I’ve learned to take things step by step in my life by learning from what I did as a rider. Just after I retired, I went full gas. I tried to do everything. I was like, ‘I am going to miss business opportunities. I am going to miss new options.’ I also thought I could take more responsibility, but in the end I put back my manager to have him in the middle, because otherwise the communications with all the emails, all the wishes, with everything — I could not handle it. It is something I am not made for.
My manager, Armin, said to me: ‘Fabian, you are not preparing for Flanders, Roubaix or the Classics. You are preparing your next life, you are preparing your next chapter. But even when you prepared for the Classics, you did it step by step. You started with the base training, and then afterwards you added intensity.’
And that’s true. For example, when I was preparing for the big races, I did things gradually and built up step by step. So I now do the same in my new life. I have to balance what is a priority and what is not a priority. I have an assistant to not only delegate, but to give things away that are not necessarily a priority. If I go too fast, if I am jumping around from left to right, if I am trying to do too much, that is also not good. So that is why I take things step by step.
I was a perfectionist when I was racing, and a lot of my wins came from that perfectionism. Every small detail was necessary to be on top. That was especially the case with time trialing. At times I went against the sponsors. I went against the team. I wanted to get the best out of what we had. And if we didn’t have it, we had to try to get it. That was certainly important for some of my successes.
But also you have to know when to stop. In Rio, before I won the Olympic time trial, I was focussing on perfection, but also on simplicity. On knowing when to accept what we had, and not to be stressed any more. Not to argue. To be at the point of saying, ‘we have what we have. We have that bike, we have those wheels. We have this, we have that. We are in the Olympic Games, and that is the situation. So we will do the best we can do.’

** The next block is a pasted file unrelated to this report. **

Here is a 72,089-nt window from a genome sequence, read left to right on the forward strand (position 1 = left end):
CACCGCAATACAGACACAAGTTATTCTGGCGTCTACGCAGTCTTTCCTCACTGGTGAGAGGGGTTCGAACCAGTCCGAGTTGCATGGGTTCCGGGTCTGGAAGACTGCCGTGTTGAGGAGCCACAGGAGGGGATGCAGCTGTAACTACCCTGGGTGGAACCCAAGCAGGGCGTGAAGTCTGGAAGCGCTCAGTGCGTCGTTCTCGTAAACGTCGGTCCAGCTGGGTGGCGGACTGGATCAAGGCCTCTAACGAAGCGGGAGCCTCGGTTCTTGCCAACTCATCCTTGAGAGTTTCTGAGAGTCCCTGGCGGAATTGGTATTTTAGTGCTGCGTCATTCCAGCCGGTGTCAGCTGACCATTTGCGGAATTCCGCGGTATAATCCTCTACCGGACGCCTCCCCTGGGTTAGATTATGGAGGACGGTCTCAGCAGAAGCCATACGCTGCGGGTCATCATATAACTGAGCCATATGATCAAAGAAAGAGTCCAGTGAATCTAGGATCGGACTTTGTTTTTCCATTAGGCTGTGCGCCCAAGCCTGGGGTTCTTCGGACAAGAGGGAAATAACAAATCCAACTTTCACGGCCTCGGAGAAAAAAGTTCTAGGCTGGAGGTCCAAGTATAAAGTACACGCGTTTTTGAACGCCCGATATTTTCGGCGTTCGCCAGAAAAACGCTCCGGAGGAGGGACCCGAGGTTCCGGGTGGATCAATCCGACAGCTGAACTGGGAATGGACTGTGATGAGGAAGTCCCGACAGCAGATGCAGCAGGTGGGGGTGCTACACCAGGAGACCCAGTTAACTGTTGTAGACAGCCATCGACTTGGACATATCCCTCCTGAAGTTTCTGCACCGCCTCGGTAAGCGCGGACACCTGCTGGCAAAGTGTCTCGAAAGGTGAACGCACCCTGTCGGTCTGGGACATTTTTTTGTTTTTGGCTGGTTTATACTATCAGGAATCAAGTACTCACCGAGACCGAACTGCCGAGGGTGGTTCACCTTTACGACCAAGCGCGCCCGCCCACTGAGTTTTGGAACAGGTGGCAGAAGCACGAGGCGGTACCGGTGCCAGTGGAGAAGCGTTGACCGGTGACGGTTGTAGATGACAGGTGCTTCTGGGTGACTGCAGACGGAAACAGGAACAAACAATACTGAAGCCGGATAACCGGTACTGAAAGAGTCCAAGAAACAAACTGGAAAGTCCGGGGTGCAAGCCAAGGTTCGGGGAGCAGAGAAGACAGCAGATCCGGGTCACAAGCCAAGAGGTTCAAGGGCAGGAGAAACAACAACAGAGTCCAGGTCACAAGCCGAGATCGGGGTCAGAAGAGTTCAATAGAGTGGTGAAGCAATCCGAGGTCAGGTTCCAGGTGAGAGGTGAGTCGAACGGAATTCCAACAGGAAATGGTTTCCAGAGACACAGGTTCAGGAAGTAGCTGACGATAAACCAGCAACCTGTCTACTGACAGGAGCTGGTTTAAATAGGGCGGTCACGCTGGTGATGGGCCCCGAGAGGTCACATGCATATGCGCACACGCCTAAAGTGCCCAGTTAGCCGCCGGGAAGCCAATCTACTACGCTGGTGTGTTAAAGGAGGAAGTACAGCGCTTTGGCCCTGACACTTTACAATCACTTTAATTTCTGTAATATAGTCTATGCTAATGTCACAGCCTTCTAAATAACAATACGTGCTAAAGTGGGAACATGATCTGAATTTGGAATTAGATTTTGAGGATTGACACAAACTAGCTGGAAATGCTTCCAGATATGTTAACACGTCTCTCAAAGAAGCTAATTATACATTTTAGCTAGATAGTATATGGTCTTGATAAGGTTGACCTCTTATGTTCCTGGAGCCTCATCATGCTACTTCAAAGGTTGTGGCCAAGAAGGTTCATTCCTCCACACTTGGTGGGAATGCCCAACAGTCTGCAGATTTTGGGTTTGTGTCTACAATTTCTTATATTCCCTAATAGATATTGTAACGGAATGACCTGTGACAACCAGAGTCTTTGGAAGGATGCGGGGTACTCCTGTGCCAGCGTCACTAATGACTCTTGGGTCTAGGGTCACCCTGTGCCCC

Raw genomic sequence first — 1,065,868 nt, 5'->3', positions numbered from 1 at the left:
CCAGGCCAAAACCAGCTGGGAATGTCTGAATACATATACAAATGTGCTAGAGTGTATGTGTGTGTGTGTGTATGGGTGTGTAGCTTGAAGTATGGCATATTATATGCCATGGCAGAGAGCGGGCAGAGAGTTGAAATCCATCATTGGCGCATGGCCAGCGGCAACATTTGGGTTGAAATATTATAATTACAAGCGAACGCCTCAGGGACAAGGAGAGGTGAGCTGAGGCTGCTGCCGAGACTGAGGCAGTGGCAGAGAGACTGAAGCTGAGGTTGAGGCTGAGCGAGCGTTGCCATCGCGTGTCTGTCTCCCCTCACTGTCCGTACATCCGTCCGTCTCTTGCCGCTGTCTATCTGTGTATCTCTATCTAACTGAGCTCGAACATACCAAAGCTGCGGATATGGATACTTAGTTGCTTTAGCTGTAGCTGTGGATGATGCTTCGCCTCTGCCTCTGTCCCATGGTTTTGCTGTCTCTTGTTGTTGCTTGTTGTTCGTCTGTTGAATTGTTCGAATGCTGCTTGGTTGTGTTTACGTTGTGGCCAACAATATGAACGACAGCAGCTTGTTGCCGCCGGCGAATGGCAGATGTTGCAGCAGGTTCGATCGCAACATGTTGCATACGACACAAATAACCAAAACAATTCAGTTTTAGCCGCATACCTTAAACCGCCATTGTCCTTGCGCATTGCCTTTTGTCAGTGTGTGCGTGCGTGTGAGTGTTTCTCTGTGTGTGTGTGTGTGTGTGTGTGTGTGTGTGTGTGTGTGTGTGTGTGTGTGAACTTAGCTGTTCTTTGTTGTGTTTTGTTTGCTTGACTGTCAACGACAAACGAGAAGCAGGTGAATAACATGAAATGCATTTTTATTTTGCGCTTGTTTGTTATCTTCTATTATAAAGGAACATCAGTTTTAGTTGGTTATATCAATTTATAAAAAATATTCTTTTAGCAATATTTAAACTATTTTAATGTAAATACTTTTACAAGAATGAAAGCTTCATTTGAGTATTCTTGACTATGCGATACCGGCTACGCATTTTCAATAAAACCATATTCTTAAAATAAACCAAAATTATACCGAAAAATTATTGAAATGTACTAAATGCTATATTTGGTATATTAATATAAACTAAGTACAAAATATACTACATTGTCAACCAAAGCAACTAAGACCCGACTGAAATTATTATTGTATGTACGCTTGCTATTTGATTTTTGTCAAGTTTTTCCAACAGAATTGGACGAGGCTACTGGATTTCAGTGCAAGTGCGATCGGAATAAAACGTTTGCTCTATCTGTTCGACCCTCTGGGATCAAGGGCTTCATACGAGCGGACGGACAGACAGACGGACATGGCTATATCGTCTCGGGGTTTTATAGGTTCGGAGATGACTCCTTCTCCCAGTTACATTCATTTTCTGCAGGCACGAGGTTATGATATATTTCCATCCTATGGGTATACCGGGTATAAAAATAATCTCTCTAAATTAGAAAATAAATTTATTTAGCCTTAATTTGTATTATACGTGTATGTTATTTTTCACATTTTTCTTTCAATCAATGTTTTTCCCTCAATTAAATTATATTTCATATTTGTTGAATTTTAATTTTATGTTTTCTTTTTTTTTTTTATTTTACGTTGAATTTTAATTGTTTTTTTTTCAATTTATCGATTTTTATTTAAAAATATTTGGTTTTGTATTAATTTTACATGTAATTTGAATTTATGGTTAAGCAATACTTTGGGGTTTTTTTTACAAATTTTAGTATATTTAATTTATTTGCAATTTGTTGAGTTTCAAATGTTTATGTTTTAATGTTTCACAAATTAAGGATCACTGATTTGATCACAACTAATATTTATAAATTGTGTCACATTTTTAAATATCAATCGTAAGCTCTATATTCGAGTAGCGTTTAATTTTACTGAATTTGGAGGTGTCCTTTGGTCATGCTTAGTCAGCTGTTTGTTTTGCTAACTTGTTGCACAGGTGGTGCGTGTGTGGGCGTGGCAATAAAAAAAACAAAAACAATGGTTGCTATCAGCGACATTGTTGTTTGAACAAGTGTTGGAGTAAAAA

So I let the mechanic work, I let the soigneurs do their jobs, and we trained. I did this race in the opposite way than I might have, but I was experienced enough with the perfection to be able to accept things as they were.
For me people were always important. For me, everyone is the same. There is nobody different in the world. I was a bike rider. The mechanic cleaned and fixed the bike, the soigneurs did their job. The press officer did his work, and the sport manager and the cook did theirs. Everyone has their own job. Everyone has his things to do. But at the end of the day, they are all normal people. It is important to treat the normal person with respect.
That is what I did a lot in Belgium. I treated the Belgian people in a way to show them that I am not different. I am like them. I am like everyone else in the world. I have my own family. I bring my kids to school. I go and do everyday things. I am not different just because I am winning big races.
I think my authentic way, how I am, that is still the thing that is bringing me forward in my life. That was as a rider, but that is now also coming back as a person.
My family is very important to me, and I wouldn’t change anything. I’m happy to not have had a wife who was just waiting and waiting for me. It was never the case that she was stuck at home 24-7 while I was off going to the race, going all over the world. I wanted my family to be modern.
People were asking me if I would still want things the same way if I could do it all again. Would I still have had children early, or would I change it and have them later? I said, no, I am really, really happy with the way it is.
If I had waited until I retired and then thought about us having babies then, I think that would have caused a double problem. When the baby comes, you have to take care of it. That is normal. But if this was at the time when I was also going through the life change after ended my career, it would have been much more complicated.
Secondly, you want to be able to live life when you stop racing. You want to travel, to go visit people or whatever. So you don’t have space for brand-new kids, building things up yourself during this change. My kids are 10, almost 11, and almost five. I can spend a different type of time with them now. It’s a good time to be living with them.
Honestly, I would not change anything. I would not turn back the wheel and do anything differently.